These are five books people are talking about this week – or should be:
1. Last Hope Island: Britain, Occupied Europe, and the Brotherhood that Helped Turn the Tide of War by Lynne Olson (Random House)
Britain, which bravely fought Hitler after other European democracies fell, was known as “Last Hope Island.” Olson takes that phrase for her vivid new history of Britain and Occupied Europe in World War II. Olson has distinguished herself with her earlier gripping accounts of the World War II era, Those Angry Days: Roosevelt, Lindbergh, and America ‘s Fight Over World War II, 1939-1941 and Citizens of London: The Americans Who Stood with Britain in its Darkest, Finest Hour. She insightfully renders the war on two levels – the high-stakes geo-political battles of leaders like Norway’s King Haakon and France’s Charles de Gaulle and the on-the-ground struggles of the unsung heroes, like ordinary codebreakers and spies, whose contributions were no less critical. In this illuminating and moving work of history, she provides a sharp reminder of Britain’s pivotal role in holding the line against the horrors of Nazism.
2. Option B: Facing Adversity, Building Resilience, and Finding Joy by Sheryl Sandberg and Adam Grant (Knopf)
“Grief is a demanding companion,” reflects Sandberg in Option B, written after the sudden death of her husband, the father of her two children. “Simmering, lingering, festering. Then like a wave, it would rise up and pulse through me, as if it were going to tear my heart right out of my body.” Sandberg, the COO of Facebook and author of the bestseller Lean In, has teamed up with Wharton professor of psychology Grant, author of Originals. Together, they have written a book that transcends the how-to shelf and grief shelves. Option B combines Sandberg’s personal experience and Grant’s research on surviving tragedy and resilience to create a book “about the capacity of the human spirit to persevere.” Sandberg and Grant (the book was written together, but in her voice) consider how to regain confidence, speak about tragedy, comfort suffering friends, and rediscover joy. “Life is never perfect,” says Sandberg. “We all live some form of Option B. This book is to help us kick the shit out of it.”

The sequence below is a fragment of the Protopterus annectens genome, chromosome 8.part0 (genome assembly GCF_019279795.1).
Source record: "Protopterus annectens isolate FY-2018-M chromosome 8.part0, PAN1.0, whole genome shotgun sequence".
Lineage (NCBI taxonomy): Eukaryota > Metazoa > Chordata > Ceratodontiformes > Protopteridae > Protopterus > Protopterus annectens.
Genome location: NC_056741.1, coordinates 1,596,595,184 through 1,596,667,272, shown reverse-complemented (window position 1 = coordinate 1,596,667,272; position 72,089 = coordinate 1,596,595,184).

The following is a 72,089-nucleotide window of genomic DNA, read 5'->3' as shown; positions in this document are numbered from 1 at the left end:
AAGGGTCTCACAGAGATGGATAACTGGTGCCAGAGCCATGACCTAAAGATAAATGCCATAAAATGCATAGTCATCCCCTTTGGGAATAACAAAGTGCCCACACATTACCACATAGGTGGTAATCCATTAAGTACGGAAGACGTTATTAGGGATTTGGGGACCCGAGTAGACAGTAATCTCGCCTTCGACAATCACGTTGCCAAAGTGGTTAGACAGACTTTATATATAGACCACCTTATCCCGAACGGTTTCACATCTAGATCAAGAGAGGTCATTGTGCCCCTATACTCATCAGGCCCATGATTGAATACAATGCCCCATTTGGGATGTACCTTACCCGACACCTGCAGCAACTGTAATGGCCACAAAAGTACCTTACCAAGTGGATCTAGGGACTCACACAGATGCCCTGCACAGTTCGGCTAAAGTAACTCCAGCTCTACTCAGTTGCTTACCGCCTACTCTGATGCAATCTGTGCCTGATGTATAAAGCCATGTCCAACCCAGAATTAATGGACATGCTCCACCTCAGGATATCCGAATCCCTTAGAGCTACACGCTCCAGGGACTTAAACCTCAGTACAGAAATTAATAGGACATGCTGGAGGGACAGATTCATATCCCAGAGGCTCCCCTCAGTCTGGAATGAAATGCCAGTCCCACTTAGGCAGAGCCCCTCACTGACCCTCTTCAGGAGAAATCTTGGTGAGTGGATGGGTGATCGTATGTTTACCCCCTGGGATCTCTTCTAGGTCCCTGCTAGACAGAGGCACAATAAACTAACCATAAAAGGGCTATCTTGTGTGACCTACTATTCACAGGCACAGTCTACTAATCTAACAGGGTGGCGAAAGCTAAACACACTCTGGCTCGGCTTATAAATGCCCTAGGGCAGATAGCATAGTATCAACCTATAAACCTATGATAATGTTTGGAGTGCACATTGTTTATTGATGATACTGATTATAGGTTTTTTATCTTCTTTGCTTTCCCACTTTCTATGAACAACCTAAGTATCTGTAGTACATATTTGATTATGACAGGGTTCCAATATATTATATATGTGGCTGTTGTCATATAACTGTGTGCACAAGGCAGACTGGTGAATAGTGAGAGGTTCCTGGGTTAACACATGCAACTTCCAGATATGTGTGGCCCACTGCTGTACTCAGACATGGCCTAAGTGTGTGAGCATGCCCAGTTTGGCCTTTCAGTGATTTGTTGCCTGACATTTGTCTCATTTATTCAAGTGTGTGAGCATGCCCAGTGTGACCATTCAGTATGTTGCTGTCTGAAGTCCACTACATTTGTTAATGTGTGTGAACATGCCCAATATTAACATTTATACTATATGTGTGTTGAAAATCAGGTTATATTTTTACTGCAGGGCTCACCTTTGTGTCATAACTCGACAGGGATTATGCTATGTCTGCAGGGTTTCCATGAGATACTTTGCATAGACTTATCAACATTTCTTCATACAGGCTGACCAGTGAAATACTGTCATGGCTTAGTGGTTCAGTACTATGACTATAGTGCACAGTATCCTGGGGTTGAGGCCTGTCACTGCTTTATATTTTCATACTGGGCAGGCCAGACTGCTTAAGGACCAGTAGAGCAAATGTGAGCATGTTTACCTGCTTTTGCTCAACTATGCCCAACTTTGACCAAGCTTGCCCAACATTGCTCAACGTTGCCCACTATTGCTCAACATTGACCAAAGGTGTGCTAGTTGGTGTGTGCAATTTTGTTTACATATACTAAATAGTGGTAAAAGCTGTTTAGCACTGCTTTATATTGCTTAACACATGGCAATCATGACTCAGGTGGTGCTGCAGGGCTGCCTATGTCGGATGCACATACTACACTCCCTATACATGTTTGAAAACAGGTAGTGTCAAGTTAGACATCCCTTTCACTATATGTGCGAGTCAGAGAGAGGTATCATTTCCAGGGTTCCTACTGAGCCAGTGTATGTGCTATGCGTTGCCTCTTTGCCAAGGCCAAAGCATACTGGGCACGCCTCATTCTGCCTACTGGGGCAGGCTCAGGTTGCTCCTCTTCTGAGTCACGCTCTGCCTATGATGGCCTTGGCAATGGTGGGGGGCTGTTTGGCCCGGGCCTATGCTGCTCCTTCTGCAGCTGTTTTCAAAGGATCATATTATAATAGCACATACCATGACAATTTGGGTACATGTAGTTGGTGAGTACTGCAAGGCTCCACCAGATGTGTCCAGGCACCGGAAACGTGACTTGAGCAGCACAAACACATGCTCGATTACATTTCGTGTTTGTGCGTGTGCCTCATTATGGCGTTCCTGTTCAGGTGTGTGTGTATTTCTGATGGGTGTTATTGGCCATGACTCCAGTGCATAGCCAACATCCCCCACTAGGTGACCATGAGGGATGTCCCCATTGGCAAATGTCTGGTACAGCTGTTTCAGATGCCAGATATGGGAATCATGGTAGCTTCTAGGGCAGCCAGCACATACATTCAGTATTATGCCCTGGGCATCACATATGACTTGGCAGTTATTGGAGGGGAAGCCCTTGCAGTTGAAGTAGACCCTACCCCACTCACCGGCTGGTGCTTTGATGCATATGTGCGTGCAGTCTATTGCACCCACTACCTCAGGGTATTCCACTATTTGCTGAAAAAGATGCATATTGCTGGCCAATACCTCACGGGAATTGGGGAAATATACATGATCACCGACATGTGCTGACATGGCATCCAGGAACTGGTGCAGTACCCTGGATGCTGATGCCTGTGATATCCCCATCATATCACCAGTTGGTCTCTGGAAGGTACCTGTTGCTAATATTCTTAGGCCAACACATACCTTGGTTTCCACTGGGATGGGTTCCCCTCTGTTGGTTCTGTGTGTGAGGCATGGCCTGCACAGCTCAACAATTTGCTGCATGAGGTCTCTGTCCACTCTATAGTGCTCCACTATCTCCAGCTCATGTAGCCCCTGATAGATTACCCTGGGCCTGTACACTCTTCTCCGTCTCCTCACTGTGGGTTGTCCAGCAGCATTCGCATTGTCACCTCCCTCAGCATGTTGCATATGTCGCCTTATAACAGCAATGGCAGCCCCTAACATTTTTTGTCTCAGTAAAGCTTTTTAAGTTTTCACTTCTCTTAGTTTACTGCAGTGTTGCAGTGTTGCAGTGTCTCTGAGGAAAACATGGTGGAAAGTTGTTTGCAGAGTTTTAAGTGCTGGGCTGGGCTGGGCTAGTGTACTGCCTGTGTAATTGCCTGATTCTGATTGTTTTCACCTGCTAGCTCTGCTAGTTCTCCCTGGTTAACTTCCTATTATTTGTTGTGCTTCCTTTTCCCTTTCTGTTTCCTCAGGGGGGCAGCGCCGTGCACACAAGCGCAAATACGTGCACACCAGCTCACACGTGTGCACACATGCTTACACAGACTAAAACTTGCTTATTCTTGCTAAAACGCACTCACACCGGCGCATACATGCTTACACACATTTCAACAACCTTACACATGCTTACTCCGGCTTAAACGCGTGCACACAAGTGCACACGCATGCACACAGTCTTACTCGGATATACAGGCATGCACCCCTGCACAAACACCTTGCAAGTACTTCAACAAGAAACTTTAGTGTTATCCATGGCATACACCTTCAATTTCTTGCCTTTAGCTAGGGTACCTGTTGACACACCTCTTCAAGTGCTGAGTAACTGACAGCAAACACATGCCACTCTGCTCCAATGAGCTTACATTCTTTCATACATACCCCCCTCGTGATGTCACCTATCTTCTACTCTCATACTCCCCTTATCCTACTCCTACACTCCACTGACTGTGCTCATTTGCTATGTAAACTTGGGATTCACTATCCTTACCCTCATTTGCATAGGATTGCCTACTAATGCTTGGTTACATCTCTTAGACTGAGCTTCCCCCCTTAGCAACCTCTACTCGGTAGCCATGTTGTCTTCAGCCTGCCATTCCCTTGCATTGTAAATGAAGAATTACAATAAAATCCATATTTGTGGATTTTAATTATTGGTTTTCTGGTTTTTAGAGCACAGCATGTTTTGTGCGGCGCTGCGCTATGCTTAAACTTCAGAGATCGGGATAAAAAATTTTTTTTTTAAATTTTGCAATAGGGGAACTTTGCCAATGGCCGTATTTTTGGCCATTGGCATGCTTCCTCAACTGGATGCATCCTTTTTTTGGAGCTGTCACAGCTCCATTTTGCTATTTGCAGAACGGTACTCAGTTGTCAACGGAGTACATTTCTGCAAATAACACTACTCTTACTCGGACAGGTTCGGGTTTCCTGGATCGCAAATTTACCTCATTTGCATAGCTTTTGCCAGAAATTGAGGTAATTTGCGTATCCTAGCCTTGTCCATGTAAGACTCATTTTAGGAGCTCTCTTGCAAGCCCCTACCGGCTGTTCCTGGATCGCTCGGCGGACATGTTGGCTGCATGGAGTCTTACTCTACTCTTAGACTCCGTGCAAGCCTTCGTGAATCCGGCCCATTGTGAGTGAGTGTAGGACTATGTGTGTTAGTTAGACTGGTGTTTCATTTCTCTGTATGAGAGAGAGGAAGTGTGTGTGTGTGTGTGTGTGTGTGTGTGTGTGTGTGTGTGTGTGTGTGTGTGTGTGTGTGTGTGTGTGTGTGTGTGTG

3. Letterman: The Last Giant of Late Night by Jason Zinoman (Harper Collins)
David Letterman hosted late night television shows for three decades, influencing a generation with his quirky humor. Zinoman, comedy critic for The New York Times, traces Letterman’s rise from his roots in Indiana, with an emphasis on his years at NBC as “the host who didn’t believe in hosting.” Zinoman, author of Shock Value: How a Few Eccentric Outsiders Gave Us Nightmares, Conquered Hollywood, and Invented Modern Horror, understands the dynamics of the television business and is particularly insightful on how Letterman developed his television presence. He resists hagiography and delves into, among other things, the backstory of Letterman’s announcement to his audience: “I have had sex with women who work on this show.”
4. Anything Is Possible by Elizabeth Strout (Random House)
Like her rich and kaleidoscopic Pulitzer-Prize winning Olive Kitteridge, Strout’s Anything Is Possible renders small town life with elegance and and considerable writerly skill. Readers of her recent bestseller My Name Is Lucy Barton will recall references to Lucy’s hometown of Amgash, Illinois, which she had left for Manhattan nearly two decades earlier. In Anything Is Possible, Lucy returns to Amgash, where Strout finds the conflicting emotions, class tensions, gossip, and deep secrets beneath the pleasantries of an idealized small town.
5. The Gatekeepers: How the White House Chiefs of Staff Define Every Presidency by Chris Whipple (Crown)
The chief of staff is the power in front of the throne – controlling which people and what information reaches the President. The influence of the position was established during the Nixon administration, when H. R. Haldeman established the protocols that still prevail today. Whipple, a Peabody- and Emmy Award–winning documentary filmmaker, chronicles how the role has shifted in the past half century, and what it has meant for the successes and failures of administrations from Richard Nixon to Barack Obama. Moving beyond the written historical record, Whipple interviewed living chief of staffs, and their insights make The Gatekeepers an unusually candid and illuminating study of presidential power.